Posted by: RedaChouffani
We live in very interesting times, our health care in transforming before our eyes. There have been many existing changes, and some that remain to be seen. Technology has been helping throughout this transition, but no matter what, the realities that we have is that whatever changes we endure, they must help improve care quality, increase access to care, and improve efficiency in order for hospitals and health providers keep their doors open for patients.
There are few areas that are contributing to the health care transformation we are seeing.
Telehealth: For rural areas, telemedicine has proven to be a valuable technology that truly helped patients receive care much faster and within remote areas. In a way this has helped improve care and convenience. Telehealth continues to improve and increase in value for health providers. In other areas, physicians are starting to adopt devices that are used to pull real time vitals on specific patients no matter where they are.
Fee for outcome not for service: The writing has been on the walls for sometimes. And for almost any new ruling and regulatory change, the focus has always been to improve care and access, and reduce health care costs. There is a good chance, as the shift we are seeing today will put for all payments to be based on outcomes and not procedures.
Retail health care: When we consider the popularity and success of minute clinics we can easily predict that more likely other retailers will consider adopting similar models. We already see optometrists in many of the Target stores and Wal-Mart’s. But with the infrastructures and financial capabilities, these giant retailers may one day compete with health systems in our communities and provide primary care services.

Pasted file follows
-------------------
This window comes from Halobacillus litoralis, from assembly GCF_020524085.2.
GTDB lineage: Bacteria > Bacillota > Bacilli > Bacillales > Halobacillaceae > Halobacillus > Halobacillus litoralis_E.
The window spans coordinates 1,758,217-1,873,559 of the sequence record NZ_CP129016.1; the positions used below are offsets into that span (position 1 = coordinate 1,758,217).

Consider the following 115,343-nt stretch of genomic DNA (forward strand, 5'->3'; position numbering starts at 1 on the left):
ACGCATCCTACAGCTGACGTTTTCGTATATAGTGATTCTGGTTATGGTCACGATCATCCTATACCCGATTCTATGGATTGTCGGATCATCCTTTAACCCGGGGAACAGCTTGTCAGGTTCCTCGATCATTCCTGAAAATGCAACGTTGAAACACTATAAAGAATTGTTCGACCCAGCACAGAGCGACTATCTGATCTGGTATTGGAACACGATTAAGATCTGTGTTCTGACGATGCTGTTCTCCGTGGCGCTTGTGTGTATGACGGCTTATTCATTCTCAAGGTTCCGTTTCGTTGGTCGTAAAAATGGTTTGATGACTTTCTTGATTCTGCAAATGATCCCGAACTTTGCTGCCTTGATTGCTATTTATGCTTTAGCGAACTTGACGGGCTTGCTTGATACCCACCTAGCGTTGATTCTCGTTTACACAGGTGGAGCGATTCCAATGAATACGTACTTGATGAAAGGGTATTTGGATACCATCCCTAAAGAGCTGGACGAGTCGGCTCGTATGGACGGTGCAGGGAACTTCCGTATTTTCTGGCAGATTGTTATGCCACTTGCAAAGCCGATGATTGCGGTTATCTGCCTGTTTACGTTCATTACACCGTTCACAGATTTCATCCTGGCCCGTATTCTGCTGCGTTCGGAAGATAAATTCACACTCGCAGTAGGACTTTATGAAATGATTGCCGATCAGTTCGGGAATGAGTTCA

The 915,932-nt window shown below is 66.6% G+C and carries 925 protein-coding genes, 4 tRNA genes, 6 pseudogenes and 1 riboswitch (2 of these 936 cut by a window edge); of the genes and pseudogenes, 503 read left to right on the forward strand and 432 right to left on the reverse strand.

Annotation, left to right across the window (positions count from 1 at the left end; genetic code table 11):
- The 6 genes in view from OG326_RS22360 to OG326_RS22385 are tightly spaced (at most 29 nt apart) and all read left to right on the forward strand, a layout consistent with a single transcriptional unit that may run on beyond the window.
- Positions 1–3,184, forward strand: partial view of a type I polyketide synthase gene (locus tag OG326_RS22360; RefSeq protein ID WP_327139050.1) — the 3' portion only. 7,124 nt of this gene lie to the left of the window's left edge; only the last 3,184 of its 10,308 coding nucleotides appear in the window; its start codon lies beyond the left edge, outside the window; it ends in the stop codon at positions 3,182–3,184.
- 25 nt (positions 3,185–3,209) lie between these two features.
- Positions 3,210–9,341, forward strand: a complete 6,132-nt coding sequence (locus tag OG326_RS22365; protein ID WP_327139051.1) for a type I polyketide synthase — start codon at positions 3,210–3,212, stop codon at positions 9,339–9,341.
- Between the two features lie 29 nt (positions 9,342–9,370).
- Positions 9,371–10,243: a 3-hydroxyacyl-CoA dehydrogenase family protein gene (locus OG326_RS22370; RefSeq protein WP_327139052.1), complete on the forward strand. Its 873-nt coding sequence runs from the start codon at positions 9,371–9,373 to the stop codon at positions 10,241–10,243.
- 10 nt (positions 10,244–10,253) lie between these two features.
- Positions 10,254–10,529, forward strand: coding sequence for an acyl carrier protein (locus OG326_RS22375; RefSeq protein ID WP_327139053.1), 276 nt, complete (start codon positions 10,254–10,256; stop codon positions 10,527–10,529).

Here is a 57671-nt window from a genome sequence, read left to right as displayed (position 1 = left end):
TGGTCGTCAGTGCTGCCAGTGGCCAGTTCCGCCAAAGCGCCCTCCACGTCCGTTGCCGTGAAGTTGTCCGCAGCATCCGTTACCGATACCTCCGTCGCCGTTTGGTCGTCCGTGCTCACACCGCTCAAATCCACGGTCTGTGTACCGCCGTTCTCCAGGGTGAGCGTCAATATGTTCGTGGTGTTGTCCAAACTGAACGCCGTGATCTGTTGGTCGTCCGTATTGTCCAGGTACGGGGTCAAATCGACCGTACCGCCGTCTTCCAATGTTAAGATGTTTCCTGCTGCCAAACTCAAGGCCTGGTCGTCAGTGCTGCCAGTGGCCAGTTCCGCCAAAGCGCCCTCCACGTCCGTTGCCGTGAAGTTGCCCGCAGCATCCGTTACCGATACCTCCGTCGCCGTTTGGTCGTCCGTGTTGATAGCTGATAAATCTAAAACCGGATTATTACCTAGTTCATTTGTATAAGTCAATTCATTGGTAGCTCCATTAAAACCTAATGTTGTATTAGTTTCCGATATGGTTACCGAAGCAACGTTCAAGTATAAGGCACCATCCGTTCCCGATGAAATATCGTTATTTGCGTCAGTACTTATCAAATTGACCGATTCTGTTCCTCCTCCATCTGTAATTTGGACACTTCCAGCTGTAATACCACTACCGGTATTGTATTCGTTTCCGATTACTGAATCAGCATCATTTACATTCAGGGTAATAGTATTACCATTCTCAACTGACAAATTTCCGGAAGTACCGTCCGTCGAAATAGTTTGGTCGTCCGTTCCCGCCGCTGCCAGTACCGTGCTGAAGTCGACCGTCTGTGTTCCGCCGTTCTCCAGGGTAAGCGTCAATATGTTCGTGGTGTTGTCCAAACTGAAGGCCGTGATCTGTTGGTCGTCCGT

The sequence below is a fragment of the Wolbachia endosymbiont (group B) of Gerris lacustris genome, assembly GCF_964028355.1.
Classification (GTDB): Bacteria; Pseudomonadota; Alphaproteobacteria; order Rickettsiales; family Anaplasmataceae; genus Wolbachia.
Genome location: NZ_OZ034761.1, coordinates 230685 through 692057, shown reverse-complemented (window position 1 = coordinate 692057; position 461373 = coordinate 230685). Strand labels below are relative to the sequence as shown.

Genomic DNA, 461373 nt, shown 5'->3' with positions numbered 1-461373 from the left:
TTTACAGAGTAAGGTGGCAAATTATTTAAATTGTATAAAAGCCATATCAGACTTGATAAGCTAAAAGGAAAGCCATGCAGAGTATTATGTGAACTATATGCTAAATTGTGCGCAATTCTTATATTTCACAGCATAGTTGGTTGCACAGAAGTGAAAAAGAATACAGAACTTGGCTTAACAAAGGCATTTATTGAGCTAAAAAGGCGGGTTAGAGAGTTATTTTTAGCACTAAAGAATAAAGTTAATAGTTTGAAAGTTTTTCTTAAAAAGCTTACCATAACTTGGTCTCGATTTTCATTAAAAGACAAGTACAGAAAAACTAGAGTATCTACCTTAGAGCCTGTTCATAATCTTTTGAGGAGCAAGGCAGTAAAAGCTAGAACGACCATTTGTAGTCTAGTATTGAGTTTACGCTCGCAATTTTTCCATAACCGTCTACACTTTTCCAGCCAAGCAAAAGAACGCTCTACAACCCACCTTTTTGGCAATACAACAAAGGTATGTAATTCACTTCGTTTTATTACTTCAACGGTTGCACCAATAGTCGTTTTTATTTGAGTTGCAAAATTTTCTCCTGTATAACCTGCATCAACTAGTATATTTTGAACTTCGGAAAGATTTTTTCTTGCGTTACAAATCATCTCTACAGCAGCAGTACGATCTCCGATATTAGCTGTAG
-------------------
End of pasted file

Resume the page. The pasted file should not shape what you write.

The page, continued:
Artificial intelligence: When talking about AI the first thing that comes to my mind is Watson. The super computer by IBM that is able to help physicians diagnose patients based on input from EMR, as well as data collected during the differential, lab results and voice. The system is being piloted in few health organizations. It is highly anticipated that this system and others similar to it will be assisting care providers through their EMR with far more advanced capabilities. There have been other systems such as evidence based supporting tools that will be fully capable of taking input, searching big data, learning and performing fast and effective analysis will prove to be great tools that will further assist physicians during the care of their patients.
Health IT: Cloud computing and mobility are still making headway across several health organizations. And health organizations will continue to see less on premise systems, and more cloud based tools such as EHR, HIS, and other productivity products. The modern medical organization of tomorrow can have all of its technology and systems deployed with a day or less.
The regulatory changes and shrinking reimbursements are continually pressuring health groups. This will be one of the main driving forces behind the transformation. While there are many additional areas such as mobility, EHR, and advancements in effective drugs and genome that will continue to shape transformation in health care is, one constant will remain the same and that is the expectation of patients to receive improved care at an affordable price.